If you see self referrals appearing in your Acquisition reports in Google Analytics, or if you are performing a Google Analytics implementation audit, one of the first steps is to make sure that the Google Analytics Tracking Code (GATC) is present on all pages - Screaming Frog will help you do that fast and easy. In this post, I’ll show you a step-by-step guide for checking your website for pages that don’t have the GATC installed or don’t have the Google Tag Manager snippet present.
I thought Screaming Frog was for SEO?
Well, yes. The Screaming Frog SEO Spider is a desktop app built for crawling and analysing websites from a SEO perspective. But some of it’s functionalities - like crawling sites for user-defined text strings - are actually great for auditing Google Analytics as well. The basic principle simply involves telling Screaming Frog to crawl all pages of a website and in the process look for the presence of the Google Analytics Tracking Code. The output of such a crawl will be a list of pages on your website that are missing the code - effectively telling you where you should add it in order to avoid self referrals (and to ensure that all pages are tracked).
The Google Analytics Crawler Guide
Start by downloading and installing the Screaming Frog SEO Spider. It’s available for Mac, PC and Linux. The free version will let you crawl up to 500 pages on your website. So if you have more pages than that, you should invest in the paid version (99 GBP) - which is cheap considering the number of hours you’ll save checking your site manually.
1. Configure Screaming Frog
Start by opening up the Custom Search dialogue in Screaming Frog from the menu bar:
2. Enter your Google Analytics tracking ID
This will open up the Custom Search dialogue. Make sure to clear all fields by clicking the “Clear All Filters” button before proceeding. Next, change the dropdown for Filter 1 to “Does Not Contain”. This will make sure that we just get a list of all pages missing the tracking code - and not a list of all pages with the code. In the text field immediately to the right of the Filter 1 dropdown, enter your Google Analytics Tracking Code ID. If you’re not sure what your ID is, then log on to your Google Analytics account, go to Admin, click Tracking Info under your Property and click on Tracking Code. There’s your Tracking ID. The Custom Search dialogue should now look like this (except, it’ll be your tracking ID):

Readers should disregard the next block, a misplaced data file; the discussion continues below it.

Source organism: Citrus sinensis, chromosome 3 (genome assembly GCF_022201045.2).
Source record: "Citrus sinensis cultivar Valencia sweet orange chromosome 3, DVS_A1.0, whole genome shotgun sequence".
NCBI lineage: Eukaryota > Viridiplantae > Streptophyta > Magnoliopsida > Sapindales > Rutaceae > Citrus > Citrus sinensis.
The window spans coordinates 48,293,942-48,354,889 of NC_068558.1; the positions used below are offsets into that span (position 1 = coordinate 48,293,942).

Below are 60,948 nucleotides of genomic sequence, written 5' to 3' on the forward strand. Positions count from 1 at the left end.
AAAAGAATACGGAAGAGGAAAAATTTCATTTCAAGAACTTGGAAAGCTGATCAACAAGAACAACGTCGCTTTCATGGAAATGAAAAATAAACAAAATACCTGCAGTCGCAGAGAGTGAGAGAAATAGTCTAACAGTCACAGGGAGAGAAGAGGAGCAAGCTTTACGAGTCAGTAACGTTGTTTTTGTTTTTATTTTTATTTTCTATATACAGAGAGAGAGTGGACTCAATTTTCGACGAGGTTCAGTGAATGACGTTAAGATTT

Note! If your GATC is implemented through Google Tag Manager, you should enter your GTM Container ID instead of the Google Analytics Tracking ID. Now, click OK.
3. Start crawling
All there’s left is to tell Screaming Frog which website to crawl and then do the actual crawl. Simply enter the address of your website in the address bar:
…and then hit the Start button. Screaming Frog will now crawl all pages on your website. With the exception of those pages that are not being linked to from any other page. The app is a crawler, which basically means that it will follow all internal links. So if you have pages that are not being linked to from other pages, they won’t be crawled. That’s it! As the crawl progresses, you’ll be able to see the full URLs of the pages where your tracking code is missing. Your next step is obviously to add the tracking code to those pages (duh!).
Bonus: Check for self referrals with a custom report
Another quick and dirty approach to checking your Google Analytics property for self referrals is to use a Custom Report. Simply log on to your Google Analytics account, select a view which you want to examine (preferably an unfiltered view) and follow these steps:
- Go to the Customization tab
- Click the button +New Custom Report
- Name the report Self Referrals
- Just select Pageviews as a single metric
- Select Full Referrer as the single dimension
- Add one filter with Full Referrer as the dimension
- Set the filter match expression to Regex
- Enter your domain name in the filter search field (e.g. yourdomain.com) without the http part
- Click Save
This will give you a list of all pages that are likely missing the GATC.